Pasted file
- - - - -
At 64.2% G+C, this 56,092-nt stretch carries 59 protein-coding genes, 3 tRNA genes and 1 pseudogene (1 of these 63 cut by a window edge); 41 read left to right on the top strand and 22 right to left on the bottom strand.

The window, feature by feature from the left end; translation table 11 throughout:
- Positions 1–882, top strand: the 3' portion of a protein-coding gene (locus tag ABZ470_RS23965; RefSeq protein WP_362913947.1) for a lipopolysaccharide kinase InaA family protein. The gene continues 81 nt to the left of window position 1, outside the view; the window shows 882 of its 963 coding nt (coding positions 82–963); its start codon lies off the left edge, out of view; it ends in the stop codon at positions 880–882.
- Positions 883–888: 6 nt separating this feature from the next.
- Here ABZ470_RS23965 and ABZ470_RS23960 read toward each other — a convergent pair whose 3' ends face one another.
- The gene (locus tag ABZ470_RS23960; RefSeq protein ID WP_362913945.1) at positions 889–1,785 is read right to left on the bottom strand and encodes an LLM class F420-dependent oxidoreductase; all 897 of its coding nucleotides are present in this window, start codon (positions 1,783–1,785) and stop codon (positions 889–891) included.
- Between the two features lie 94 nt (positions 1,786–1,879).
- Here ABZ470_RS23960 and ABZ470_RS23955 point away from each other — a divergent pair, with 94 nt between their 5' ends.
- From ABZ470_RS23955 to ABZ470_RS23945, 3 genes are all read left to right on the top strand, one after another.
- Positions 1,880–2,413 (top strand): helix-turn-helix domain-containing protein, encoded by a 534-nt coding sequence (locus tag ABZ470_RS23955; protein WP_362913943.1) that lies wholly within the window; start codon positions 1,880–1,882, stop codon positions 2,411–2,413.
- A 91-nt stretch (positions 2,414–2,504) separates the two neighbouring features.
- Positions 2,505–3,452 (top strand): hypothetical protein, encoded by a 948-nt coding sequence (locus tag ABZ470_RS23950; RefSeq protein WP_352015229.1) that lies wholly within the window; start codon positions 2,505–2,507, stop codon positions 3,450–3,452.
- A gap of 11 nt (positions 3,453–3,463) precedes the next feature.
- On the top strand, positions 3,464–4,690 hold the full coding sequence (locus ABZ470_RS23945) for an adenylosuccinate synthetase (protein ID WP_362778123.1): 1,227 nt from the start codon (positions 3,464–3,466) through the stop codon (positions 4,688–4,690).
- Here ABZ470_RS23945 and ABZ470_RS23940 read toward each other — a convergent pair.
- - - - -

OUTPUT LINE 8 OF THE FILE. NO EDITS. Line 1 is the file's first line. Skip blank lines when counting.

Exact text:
- Here ABZ470_RS23960 and ABZ470_RS23955 point away from each other — a divergent pair, with 94 nt between their 5' ends.